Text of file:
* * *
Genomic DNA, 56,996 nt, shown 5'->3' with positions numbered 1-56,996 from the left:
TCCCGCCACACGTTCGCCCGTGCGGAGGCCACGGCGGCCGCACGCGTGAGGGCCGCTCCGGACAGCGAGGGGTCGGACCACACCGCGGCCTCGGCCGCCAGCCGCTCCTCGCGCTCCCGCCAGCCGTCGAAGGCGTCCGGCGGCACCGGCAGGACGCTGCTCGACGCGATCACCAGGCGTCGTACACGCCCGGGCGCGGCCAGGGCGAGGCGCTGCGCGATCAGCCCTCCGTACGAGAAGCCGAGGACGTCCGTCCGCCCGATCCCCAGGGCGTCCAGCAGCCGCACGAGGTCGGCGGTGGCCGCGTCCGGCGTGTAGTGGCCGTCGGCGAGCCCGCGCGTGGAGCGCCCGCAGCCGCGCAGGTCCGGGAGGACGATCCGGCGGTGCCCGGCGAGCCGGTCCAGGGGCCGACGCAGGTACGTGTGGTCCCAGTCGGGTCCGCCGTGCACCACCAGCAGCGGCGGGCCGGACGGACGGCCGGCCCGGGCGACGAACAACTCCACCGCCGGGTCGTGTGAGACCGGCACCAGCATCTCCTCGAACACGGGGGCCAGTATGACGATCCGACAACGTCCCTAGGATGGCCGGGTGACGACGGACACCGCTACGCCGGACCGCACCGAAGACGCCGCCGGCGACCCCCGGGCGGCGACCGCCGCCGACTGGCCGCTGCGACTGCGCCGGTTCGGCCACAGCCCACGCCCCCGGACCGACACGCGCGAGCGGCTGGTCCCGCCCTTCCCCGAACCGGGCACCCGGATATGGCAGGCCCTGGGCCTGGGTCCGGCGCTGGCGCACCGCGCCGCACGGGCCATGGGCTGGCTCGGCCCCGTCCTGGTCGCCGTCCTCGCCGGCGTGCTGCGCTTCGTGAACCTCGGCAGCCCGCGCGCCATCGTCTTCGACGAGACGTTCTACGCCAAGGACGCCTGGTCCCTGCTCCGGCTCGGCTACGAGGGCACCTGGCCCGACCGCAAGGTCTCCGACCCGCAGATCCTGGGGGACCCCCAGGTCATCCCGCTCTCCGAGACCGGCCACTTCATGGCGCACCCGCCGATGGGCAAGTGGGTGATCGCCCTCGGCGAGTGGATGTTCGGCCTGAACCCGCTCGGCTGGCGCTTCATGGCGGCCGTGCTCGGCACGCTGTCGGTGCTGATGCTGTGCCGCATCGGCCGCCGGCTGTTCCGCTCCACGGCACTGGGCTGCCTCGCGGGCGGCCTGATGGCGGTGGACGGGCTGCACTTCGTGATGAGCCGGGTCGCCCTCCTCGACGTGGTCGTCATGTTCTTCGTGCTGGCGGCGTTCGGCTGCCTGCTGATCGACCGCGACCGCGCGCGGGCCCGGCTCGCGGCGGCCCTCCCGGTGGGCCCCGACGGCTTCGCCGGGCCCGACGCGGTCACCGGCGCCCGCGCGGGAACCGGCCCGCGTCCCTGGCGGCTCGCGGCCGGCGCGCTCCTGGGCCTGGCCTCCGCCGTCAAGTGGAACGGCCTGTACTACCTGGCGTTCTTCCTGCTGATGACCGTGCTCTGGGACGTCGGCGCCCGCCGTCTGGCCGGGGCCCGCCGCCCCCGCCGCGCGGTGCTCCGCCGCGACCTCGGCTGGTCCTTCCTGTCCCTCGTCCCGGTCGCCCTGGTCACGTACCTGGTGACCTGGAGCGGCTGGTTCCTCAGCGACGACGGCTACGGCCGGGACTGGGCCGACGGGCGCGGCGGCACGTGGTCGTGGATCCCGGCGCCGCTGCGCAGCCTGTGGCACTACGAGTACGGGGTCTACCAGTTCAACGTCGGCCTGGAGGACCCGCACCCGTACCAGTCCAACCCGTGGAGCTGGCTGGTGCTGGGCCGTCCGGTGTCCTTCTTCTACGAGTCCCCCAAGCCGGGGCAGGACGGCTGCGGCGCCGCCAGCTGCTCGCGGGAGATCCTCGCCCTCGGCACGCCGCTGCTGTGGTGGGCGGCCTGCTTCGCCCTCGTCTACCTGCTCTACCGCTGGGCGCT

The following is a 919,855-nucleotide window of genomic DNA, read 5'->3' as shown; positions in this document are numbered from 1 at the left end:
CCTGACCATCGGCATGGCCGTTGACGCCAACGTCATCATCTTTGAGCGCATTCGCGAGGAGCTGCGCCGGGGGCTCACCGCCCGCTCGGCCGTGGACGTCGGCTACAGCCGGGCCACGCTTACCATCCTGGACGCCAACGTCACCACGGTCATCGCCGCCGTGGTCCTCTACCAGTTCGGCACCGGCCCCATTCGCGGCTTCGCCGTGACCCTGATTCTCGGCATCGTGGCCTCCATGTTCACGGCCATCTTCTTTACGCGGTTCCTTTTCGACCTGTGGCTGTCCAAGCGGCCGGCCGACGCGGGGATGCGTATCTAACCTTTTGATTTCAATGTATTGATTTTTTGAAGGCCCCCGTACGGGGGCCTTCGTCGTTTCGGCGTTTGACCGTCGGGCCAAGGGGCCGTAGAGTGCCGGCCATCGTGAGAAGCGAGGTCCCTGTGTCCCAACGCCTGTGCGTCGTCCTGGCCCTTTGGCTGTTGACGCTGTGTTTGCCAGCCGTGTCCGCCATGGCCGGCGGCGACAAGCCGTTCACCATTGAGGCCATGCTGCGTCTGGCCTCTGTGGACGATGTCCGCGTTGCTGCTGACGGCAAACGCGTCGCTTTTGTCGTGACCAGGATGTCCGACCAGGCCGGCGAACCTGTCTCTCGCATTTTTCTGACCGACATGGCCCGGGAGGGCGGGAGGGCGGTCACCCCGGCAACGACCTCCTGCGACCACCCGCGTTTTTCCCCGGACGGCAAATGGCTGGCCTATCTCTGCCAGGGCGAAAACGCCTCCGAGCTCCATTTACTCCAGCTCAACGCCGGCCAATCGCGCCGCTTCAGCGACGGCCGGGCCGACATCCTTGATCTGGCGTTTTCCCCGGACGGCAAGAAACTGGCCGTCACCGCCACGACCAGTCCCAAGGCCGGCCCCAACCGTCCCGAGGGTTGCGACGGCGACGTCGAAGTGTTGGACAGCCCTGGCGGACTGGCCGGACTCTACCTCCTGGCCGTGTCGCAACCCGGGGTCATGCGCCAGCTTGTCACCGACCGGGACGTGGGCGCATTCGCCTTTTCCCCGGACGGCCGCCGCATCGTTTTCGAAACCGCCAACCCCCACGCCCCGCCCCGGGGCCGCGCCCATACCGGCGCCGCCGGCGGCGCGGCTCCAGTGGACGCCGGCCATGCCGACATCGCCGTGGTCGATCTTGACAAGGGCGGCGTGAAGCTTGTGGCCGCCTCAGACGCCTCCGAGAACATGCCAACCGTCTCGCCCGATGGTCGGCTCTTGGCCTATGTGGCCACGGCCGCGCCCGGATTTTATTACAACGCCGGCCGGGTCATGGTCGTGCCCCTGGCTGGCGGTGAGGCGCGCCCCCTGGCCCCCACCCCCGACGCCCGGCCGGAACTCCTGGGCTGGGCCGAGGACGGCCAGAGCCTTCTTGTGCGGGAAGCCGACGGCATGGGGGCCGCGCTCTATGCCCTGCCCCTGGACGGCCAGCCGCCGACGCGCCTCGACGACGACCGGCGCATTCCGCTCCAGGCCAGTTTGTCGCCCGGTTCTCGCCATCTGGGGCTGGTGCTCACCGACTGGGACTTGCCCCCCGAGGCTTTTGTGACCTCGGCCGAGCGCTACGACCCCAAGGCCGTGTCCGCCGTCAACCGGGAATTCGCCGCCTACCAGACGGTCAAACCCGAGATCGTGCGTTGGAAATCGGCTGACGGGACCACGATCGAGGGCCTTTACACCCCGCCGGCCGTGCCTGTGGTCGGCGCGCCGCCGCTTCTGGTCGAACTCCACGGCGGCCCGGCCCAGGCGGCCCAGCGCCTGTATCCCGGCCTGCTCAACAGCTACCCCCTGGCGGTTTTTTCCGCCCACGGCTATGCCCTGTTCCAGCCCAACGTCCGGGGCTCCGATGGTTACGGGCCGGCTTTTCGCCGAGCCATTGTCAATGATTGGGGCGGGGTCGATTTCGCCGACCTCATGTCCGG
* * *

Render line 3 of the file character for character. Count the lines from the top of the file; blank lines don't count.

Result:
The following is a 919,855-nucleotide window of genomic DNA, read 5'->3' as shown; positions in this document are numbered from 1 at the left end: